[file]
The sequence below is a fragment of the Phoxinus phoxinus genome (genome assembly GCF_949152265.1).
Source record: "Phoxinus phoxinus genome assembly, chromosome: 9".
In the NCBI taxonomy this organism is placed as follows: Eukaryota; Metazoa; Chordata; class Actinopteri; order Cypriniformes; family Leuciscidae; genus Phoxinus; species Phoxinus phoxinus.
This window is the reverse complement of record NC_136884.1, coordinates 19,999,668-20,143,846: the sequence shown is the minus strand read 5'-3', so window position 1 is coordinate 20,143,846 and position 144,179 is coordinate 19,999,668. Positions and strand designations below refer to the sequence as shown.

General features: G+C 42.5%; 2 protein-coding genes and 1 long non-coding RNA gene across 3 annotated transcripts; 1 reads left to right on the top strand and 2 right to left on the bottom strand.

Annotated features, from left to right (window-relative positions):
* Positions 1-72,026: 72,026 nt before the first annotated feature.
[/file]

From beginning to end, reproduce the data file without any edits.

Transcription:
The sequence below is a fragment of the Phoxinus phoxinus genome (genome assembly GCF_949152265.1).
Source record: "Phoxinus phoxinus genome assembly, chromosome: 9".
In the NCBI taxonomy this organism is placed as follows: Eukaryota; Metazoa; Chordata; class Actinopteri; order Cypriniformes; family Leuciscidae; genus Phoxinus; species Phoxinus phoxinus.
This window is the reverse complement of record NC_136884.1, coordinates 19,999,668-20,143,846: the sequence shown is the minus strand read 5'-3', so window position 1 is coordinate 20,143,846 and position 144,179 is coordinate 19,999,668. Positions and strand designations below refer to the sequence as shown.

General features: G+C 42.5%; 2 protein-coding genes and 1 long non-coding RNA gene across 3 annotated transcripts; 1 reads left to right on the top strand and 2 right to left on the bottom strand.

Annotated features, from left to right (window-relative positions):
* Positions 1-72,026: 72,026 nt before the first annotated feature.